Over 60,000 miles of roads in the United States are occasionally exposed to coastal surge and waves. Due to these unique design conditions, many highways and bridges suffer damage during coastal storms, including hurricanes and El Nino events. The purpose of this course is to teach important concepts and terminology of coastal science and engineering to highway engineers for use in the planning and design of coastal roads. The course is based on the Hydraulic Engineering Circular (HEC) No. 25, "Highways in the Coastal Environment" (2nd Edition), which is also used in the course as a reference manual.
The course includes the use of a portable flume for demonstration of key concepts and for hands-on participant activities. In addition to the presentation of materials and the flume demonstrations, the course incorporates various workshops and exercises to reinforce key concepts. Topics covered in the course include:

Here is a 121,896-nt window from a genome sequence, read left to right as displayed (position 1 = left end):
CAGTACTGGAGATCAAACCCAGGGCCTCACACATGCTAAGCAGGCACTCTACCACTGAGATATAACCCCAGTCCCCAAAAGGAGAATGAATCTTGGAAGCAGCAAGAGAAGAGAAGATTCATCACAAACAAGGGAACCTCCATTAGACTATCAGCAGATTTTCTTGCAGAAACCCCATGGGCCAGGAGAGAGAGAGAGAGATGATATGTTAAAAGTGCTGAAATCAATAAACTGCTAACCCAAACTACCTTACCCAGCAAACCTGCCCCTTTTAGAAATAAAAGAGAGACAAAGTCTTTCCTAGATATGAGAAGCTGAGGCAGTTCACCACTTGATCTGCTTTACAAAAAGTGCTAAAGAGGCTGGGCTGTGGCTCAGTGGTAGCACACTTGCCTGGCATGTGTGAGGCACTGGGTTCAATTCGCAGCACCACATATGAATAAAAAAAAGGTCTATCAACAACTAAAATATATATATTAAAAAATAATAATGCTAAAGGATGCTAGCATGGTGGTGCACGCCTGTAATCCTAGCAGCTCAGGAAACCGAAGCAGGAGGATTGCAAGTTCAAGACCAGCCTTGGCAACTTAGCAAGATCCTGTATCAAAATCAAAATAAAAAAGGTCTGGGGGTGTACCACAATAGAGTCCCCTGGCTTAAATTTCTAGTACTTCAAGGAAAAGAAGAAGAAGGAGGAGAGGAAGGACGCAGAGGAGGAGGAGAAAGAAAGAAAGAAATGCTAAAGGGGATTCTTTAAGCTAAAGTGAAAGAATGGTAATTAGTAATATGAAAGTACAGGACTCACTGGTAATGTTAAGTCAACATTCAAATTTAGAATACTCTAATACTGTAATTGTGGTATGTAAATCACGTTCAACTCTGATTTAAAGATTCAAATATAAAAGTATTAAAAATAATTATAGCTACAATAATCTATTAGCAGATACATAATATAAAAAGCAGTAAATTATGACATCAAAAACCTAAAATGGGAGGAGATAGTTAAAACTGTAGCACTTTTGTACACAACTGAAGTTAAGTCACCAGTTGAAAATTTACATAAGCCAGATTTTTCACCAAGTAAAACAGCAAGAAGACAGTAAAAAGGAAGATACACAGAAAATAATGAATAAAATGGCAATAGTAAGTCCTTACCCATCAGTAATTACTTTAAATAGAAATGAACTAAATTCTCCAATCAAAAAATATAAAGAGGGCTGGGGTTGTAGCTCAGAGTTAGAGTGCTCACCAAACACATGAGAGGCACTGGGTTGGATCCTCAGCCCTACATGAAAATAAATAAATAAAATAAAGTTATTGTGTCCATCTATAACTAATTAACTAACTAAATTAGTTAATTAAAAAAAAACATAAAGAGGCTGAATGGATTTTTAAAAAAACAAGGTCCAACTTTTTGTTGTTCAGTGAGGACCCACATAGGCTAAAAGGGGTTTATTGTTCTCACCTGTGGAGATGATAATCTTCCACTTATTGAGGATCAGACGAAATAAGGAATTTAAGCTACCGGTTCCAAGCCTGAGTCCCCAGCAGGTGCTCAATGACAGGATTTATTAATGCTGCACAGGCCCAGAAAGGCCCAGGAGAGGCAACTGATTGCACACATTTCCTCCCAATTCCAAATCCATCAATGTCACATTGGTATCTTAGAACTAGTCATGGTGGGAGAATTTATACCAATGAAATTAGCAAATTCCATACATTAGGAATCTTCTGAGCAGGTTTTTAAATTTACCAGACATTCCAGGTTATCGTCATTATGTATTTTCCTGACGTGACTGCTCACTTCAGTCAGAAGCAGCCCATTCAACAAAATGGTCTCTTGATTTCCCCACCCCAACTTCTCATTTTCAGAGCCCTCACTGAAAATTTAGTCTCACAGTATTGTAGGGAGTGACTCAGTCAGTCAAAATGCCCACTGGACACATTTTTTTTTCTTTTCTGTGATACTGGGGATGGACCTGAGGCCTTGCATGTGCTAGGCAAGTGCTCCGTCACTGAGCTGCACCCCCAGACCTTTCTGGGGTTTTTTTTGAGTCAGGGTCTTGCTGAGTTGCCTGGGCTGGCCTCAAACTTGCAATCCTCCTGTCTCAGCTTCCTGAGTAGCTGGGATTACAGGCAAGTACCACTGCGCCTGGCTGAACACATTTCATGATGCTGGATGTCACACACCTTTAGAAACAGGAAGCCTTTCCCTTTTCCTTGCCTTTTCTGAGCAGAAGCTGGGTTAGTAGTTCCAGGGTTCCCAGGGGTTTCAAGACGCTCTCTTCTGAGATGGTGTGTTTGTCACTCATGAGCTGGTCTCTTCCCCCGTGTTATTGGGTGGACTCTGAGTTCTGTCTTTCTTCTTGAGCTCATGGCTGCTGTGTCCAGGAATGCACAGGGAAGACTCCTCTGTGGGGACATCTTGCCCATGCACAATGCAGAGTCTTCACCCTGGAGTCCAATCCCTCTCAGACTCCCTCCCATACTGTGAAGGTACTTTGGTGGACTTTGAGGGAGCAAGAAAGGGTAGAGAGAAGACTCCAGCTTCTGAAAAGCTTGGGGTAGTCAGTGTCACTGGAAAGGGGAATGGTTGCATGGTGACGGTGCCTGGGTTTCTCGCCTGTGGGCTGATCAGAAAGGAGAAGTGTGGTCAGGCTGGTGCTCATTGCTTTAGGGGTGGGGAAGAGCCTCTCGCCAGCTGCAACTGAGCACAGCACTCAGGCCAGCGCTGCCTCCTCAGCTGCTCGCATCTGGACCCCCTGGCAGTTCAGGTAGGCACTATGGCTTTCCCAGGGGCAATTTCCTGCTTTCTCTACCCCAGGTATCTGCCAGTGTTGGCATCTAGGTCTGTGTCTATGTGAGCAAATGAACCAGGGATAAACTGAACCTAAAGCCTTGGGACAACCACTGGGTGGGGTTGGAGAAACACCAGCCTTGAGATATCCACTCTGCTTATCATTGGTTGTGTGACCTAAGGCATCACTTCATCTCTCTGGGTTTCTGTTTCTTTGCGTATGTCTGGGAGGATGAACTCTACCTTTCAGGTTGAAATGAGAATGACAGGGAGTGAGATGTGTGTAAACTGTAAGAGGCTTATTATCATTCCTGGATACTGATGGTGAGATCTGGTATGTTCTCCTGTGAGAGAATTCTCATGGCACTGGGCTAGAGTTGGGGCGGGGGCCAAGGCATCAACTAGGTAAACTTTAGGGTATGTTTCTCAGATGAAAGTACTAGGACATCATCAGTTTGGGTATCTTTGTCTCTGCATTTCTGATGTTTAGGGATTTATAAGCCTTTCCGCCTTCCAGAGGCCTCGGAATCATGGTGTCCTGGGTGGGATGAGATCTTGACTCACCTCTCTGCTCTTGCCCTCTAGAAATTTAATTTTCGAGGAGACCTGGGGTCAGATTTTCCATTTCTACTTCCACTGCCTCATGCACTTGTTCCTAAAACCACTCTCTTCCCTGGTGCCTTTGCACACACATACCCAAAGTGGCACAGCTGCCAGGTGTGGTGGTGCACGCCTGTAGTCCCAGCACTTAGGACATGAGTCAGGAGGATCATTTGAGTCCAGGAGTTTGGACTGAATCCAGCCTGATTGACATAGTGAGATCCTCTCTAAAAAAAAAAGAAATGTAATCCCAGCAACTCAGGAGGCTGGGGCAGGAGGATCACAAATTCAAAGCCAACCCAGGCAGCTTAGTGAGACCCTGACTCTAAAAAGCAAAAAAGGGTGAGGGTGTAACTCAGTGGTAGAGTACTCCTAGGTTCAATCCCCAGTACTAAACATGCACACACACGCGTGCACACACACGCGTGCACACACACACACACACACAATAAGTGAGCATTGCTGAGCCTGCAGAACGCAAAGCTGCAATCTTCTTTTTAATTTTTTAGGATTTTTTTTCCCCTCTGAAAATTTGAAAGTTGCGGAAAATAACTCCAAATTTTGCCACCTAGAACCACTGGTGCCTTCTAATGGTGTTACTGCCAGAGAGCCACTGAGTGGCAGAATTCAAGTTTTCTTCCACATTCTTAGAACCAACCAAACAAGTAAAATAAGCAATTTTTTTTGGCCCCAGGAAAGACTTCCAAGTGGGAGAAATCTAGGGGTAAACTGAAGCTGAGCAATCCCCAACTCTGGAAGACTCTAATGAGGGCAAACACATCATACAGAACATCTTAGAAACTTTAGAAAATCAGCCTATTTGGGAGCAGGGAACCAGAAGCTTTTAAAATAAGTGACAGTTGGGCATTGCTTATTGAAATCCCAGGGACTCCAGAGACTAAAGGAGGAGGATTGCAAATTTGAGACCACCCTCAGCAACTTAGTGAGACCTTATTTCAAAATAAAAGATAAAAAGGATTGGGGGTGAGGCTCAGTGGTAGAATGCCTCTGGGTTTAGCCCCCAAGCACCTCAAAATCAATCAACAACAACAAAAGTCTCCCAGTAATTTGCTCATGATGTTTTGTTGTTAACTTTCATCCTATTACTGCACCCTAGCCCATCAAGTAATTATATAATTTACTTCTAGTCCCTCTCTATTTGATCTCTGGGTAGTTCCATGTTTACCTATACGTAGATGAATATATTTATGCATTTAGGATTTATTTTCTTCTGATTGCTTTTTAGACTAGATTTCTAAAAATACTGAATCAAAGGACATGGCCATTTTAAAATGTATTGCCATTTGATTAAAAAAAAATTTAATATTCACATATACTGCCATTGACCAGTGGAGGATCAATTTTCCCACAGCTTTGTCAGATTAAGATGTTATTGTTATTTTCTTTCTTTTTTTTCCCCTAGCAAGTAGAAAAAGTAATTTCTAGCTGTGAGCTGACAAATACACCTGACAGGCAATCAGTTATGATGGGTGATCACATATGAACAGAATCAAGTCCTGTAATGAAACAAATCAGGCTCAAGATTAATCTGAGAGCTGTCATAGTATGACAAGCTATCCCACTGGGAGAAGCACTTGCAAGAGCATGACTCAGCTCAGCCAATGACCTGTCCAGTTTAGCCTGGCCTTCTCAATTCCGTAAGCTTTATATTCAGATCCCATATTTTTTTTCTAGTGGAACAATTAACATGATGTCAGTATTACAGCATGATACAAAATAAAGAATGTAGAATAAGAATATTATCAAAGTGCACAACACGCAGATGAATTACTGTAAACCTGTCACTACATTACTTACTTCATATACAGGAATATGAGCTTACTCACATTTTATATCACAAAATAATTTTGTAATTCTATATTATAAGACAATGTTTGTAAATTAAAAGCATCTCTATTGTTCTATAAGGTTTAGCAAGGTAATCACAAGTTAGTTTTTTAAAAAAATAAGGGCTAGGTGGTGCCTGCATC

1. Introduction to highways in the coastal environment
3. Tide and water levels
4. Revetment design for coastal embankments
5. Wave loads on bridge decks
6. Coastal geology and sediments
7. Shoreline change and stabilization
8. Road overwash
9. Tidal inlets and coastal bridges
Participants are adult learners with (1) a general civil engineering education and background who currently work in highway planning and design and (2) coastal engineers with some experience in transportation engineering.
If you have questions about this NHI training, please contact NHI at
firstname.lastname@example.org or 877.558.6873.